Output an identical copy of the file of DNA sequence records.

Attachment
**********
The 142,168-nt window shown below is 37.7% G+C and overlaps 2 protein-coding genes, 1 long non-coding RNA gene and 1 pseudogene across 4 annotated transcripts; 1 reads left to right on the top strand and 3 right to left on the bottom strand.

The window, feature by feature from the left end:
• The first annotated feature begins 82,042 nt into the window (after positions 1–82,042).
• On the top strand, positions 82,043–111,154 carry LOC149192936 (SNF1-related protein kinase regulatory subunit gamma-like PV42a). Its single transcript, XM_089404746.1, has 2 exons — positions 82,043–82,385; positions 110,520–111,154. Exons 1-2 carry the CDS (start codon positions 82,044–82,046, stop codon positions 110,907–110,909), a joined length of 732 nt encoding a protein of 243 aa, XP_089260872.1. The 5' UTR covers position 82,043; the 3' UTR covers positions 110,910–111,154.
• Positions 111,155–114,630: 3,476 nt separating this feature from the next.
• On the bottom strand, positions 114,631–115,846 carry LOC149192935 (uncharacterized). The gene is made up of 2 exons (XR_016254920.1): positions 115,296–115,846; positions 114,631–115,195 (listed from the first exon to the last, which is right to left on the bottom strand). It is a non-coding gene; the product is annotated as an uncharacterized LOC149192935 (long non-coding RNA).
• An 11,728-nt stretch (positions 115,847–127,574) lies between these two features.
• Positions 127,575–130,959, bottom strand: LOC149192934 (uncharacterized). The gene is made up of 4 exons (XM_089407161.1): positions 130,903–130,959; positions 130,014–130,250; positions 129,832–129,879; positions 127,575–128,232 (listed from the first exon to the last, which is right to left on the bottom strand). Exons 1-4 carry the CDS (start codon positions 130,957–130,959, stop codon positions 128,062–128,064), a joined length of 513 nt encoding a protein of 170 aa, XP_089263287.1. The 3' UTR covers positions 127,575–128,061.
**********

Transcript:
The 142,168-nt window shown below is 37.7% G+C and overlaps 2 protein-coding genes, 1 long non-coding RNA gene and 1 pseudogene across 4 annotated transcripts; 1 reads left to right on the top strand and 3 right to left on the bottom strand.

The window, feature by feature from the left end:
• The first annotated feature begins 82,042 nt into the window (after positions 1–82,042).
• On the top strand, positions 82,043–111,154 carry LOC149192936 (SNF1-related protein kinase regulatory subunit gamma-like PV42a). Its single transcript, XM_089404746.1, has 2 exons — positions 82,043–82,385; positions 110,520–111,154. Exons 1-2 carry the CDS (start codon positions 82,044–82,046, stop codon positions 110,907–110,909), a joined length of 732 nt encoding a protein of 243 aa, XP_089260872.1. The 5' UTR covers position 82,043; the 3' UTR covers positions 110,910–111,154.
• Positions 111,155–114,630: 3,476 nt separating this feature from the next.
• On the bottom strand, positions 114,631–115,846 carry LOC149192935 (uncharacterized). The gene is made up of 2 exons (XR_016254920.1): positions 115,296–115,846; positions 114,631–115,195 (listed from the first exon to the last, which is right to left on the bottom strand). It is a non-coding gene; the product is annotated as an uncharacterized LOC149192935 (long non-coding RNA).
• An 11,728-nt stretch (positions 115,847–127,574) lies between these two features.
• Positions 127,575–130,959, bottom strand: LOC149192934 (uncharacterized). The gene is made up of 4 exons (XM_089407161.1): positions 130,903–130,959; positions 130,014–130,250; positions 129,832–129,879; positions 127,575–128,232 (listed from the first exon to the last, which is right to left on the bottom strand). Exons 1-4 carry the CDS (start codon positions 130,957–130,959, stop codon positions 128,062–128,064), a joined length of 513 nt encoding a protein of 170 aa, XP_089263287.1. The 3' UTR covers positions 127,575–128,061.